BODY LANGUAGE

CIRCLING AND SNIFFING
The universal dog greeting, it starts nose to nose and proceeds to the other end – if not discouraged your husky could do this with humans as well.

MOUNTING
Mounting another dog or attempting to mount a person is not usually a sexual behaviour. It is an indication of dominance (though not in the use of the term: dominance theory), who is higher and who has power over the others. (Although this can also be just play behaviour).


PAWING
A dog who places his paw on the shoulder of another dog is tying
to "get one over" that dog. (This also can be just play behaviour). This
can also be seen when one dog try’s placing his chin over the top of the other.


BOWING
A Siberian who crouches down, wagging his tail quickly, wants to
play.

NUDGING OR PUNCHING
A husky who nudges or punches with his nose is trying to get you to play with him. It is more forceful than the bowing motion, in that he is demanding your attention and not asking for it by bowing.


HAND HOLDING
A sign of affection, your husky may take your hand in his mouth holding it gently. He is showing you his affection and asking you to trust that he will not bite you. This is a good bonding strategy and allowing him to do so shows that you have faith in him.


MOUTH LICKING
This is a care-soliciting behaviour and is how young puppies seek food from their mothers. The behaviour often persists into adulthood.


LICKING OR TAIL CHEWING
This is often a nervous response, however chewing the base of the tail can also mean he has fleas. If licking behaviour continues for weeks with no apparent cause, especially if carried to the point of raw or bleeding paws, suspect obsessive-compulsive behaviour (just like the disorder in human beings). It is important to discuss this behaviour with your Veterinarian.


HEAD TILTING
Generally this quizzical look means he is puzzled or curious about something.

Pawing at his face or rubbing on carpet.  This can mean he is just itchy.  After a meal huskies will often rub their face against something to clean themselves. Constant rubbing may indicate an allergy.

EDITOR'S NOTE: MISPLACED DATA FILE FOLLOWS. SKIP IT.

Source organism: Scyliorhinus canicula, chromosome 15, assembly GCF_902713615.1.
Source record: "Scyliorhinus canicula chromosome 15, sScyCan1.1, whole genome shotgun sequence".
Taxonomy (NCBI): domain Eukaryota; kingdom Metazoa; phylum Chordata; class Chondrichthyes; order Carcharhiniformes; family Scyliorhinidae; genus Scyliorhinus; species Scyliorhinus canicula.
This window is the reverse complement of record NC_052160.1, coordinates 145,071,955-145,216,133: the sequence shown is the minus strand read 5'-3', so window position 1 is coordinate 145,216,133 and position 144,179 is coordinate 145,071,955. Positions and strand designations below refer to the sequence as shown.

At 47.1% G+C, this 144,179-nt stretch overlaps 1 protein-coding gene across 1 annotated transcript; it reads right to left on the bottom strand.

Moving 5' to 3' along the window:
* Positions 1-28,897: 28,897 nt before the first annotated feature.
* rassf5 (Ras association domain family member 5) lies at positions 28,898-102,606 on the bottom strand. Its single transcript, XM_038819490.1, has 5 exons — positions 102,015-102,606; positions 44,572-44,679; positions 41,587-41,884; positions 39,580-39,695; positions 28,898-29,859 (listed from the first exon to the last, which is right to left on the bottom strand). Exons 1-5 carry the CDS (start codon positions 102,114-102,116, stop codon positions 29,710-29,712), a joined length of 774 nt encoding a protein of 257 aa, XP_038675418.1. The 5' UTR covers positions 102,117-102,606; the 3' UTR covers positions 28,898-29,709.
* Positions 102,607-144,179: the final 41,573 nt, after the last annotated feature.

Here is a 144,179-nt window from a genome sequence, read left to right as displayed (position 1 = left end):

KNOWING YOUR HUSKYS TAIL
Siberians generally relax and pull sleds with their tails down. Excitement causes their tails to curl up and a dragging tail means he is tired. When a dog wags his tail: A slower incomplete wag from an erect tail may
indicate tension. A tail held between the legs is complete submission or fear.


SLEEPING STYLES
Dogs sleep a lot, over 14 hours a day. In cold weather the Siberian does what is known as the Siberian swirl, carefully tucking his tender nose under his furry tail for warmth.


A husky curled snugly close beside you is probably not so much interested in keeping warm (he’s hotter than you are) as he is keeping safe. If he’s a confident dog you may notice that the keeps himself a little distant from you – just a few inches. He wants to be secure, but at the same time he is letting you know that he is perfectly capable of handling anything that comes up.

If your husky prefers to take his ease flat on his back, legs in the air, you may take comfort in knowing that you have supremely confident, friendly dog without a care in the world.

A Siberian laying flat on his stomach, legs sprawled in every direction is probably hot and trying to cool down.

A dreaming dog exhibits the same rapid eye movement found in people, do not disturb a dreaming dog. You may be walking right into his nightmare; the gentlest dog in the world has been known to snap if awakened at the wrong time.


WHAT IS MY DOG SAYING
We would like to say that the above descriptions should NOT be mixed up or confused with the"Calming Signals" that dogs use. A brief, (slightly funny) and informative introduction to these "Calming Signals" is shown in the image below.

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